Dewberry's predecessor approved the mine in December 2013, but held back from making a final decision after it became clear that ocelots, northern jaguars, and the Mexican grey wolf, could be affected by the mine's development. 

Gayle Hartmann, president of Save the Scenic Santa Ritas said the mine is "far from reality" and that the group will continue to fight the mine's construction in "every relevant area." 

"The stakes are too high to do otherwise," Hartmann said. 

TucsonSentinel.com relies on contributions from our readers to support our reporting on Tucson's civic affairs. Donate to TucsonSentinel.com today!
If you're already supporting us, please encourage your friends, neighbors, colleagues and customers to help support quality local independent journalism.

The Forest Service decision came despite the fact that Hudbay Mining, the Canadian company that will operate the mine, has yet to receive the critical Clean Water Act permit from the U.S. Army Corps of Engineers that it needs to operate, Hartmann said. 

"The Forest Service's premature signing of the Rosemont decision document is a waste of taxpayers' money and is nothing more than a public relations victory for a foreign mining company and its investors," she said. 

Hartman said SSSR and others oppose the mine because it "will violate numerous federal and state laws and regulations" and devastate the "critically important Santa Rita Mountains watershed."

Last July, the Corps of Engineers recommended denying the mine's development under the Clean Water Act. 

"Rosemont is proposing to dig an open-pit that is a half-mile deep, and one mile rim-to-rim, piling potentially toxic mine waste 600-800 feet high covering more than 3,000 acres of the Coronado National Forest, in a vital regional watershed," Hartmann said. "It’s indisputable that this project threatens our drinking water along with critical desert aquatic habitats and must be stopped."

Hartmann wrote that along with the outstanding Clean Water Act permit, the Forest Service still has to approve Hudbay Mineral's final Plan of Operations, and the amount of a reclamation bond to "ensure that Hudbay restores the site after the completion of mining," she said.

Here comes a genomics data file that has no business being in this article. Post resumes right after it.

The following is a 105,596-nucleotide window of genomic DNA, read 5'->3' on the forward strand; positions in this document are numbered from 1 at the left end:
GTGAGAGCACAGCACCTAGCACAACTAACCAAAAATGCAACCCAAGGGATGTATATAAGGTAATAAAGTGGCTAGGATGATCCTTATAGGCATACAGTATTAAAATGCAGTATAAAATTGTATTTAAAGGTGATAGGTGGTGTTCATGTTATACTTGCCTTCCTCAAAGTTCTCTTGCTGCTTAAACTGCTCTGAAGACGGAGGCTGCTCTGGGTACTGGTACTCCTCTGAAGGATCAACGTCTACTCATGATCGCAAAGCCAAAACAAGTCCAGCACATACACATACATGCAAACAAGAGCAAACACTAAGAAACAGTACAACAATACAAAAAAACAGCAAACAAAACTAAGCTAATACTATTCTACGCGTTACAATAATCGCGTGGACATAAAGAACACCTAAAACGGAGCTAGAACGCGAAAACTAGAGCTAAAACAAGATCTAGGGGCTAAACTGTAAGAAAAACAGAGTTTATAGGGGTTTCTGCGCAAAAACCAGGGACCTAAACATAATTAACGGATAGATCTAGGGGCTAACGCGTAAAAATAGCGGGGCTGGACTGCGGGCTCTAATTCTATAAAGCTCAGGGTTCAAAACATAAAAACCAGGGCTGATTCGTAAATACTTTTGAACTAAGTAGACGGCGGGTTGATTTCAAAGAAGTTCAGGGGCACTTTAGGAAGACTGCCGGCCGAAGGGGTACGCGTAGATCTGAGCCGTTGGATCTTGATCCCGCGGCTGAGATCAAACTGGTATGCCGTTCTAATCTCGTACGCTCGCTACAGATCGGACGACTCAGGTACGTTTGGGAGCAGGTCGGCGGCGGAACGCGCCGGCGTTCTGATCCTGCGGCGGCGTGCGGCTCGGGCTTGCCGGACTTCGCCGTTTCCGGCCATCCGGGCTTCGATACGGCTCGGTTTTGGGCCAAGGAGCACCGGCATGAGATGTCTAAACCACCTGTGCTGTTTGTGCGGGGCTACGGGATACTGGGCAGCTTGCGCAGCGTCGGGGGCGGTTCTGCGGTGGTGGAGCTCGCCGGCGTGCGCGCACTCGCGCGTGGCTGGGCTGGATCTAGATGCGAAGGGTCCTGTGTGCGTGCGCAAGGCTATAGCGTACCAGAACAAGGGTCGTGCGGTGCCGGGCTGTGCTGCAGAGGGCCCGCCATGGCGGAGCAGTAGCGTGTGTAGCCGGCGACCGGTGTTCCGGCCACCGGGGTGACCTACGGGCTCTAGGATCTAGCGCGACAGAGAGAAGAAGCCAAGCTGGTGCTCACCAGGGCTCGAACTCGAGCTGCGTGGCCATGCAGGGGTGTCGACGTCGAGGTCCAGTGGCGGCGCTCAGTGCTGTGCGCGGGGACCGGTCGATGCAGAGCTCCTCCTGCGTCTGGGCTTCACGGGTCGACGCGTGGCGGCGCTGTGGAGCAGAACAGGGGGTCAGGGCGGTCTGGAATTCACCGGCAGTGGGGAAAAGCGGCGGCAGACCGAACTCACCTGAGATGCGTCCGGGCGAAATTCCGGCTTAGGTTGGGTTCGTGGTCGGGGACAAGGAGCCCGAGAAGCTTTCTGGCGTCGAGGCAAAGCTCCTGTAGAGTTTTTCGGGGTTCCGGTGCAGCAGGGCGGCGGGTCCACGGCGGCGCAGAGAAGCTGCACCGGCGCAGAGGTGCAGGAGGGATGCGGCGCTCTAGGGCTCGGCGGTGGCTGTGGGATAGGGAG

SSSR and the Center for Biological Diversity recently sent a letter to the Forest Service asking the agency to review the impacts of two recent fires, including the Sawmill Fire, arguing that by not considering the fires’ impacts the Forest Service would be illegally issuing a final decision.

However, Dewberry wrote that the two wildland fires were included in the environmental impact statement, and that based on post-fire conditions, agency officials concluded that the EIS did not need to be corrected, supplemented or revised. 

- 30 -
have your say   

1 comment on this story

Jun 8, 2017, 1:56 pm
-0 +2

I want to know where the Dark Money is coming from and who are the people being paid off to clear the way for a foreign mining company to mine copper in the Santa Rita Mountains. This is an open pit mine. Come out to Twin Peaks in Avra Valley and see the devastation caused by the open pit limestone mine that has left only one of the peaks.  Look at the miles and miles of wasted rock or tailings.  Such a pretty site!  But unlike the limestone pit, Rosemont will suck the watershed dry….this in a desert and we are in a 20+ year drought.  Temperatures are climbing higher and higher each and every year.  Winters are shorter and dryer, and summers are longer and dryer.  Tucson is among the top ten largest American cities in danger of running out of water in the next decade! We cannot afford to use our precious water for mining.  Please contact the US Army Corp of Engineers and demand they don’t issue a permit because it violates the Clean Water Act and endangers our water supply.  Phone 602-230-6900 for Phoenix office or go to http://www.spl.usace.army.mil/Contact/  Thank you.

Sorry, we missed your input...

You must be logged in or register to comment

Read all of TucsonSentinel.com's
coronavirus reporting here »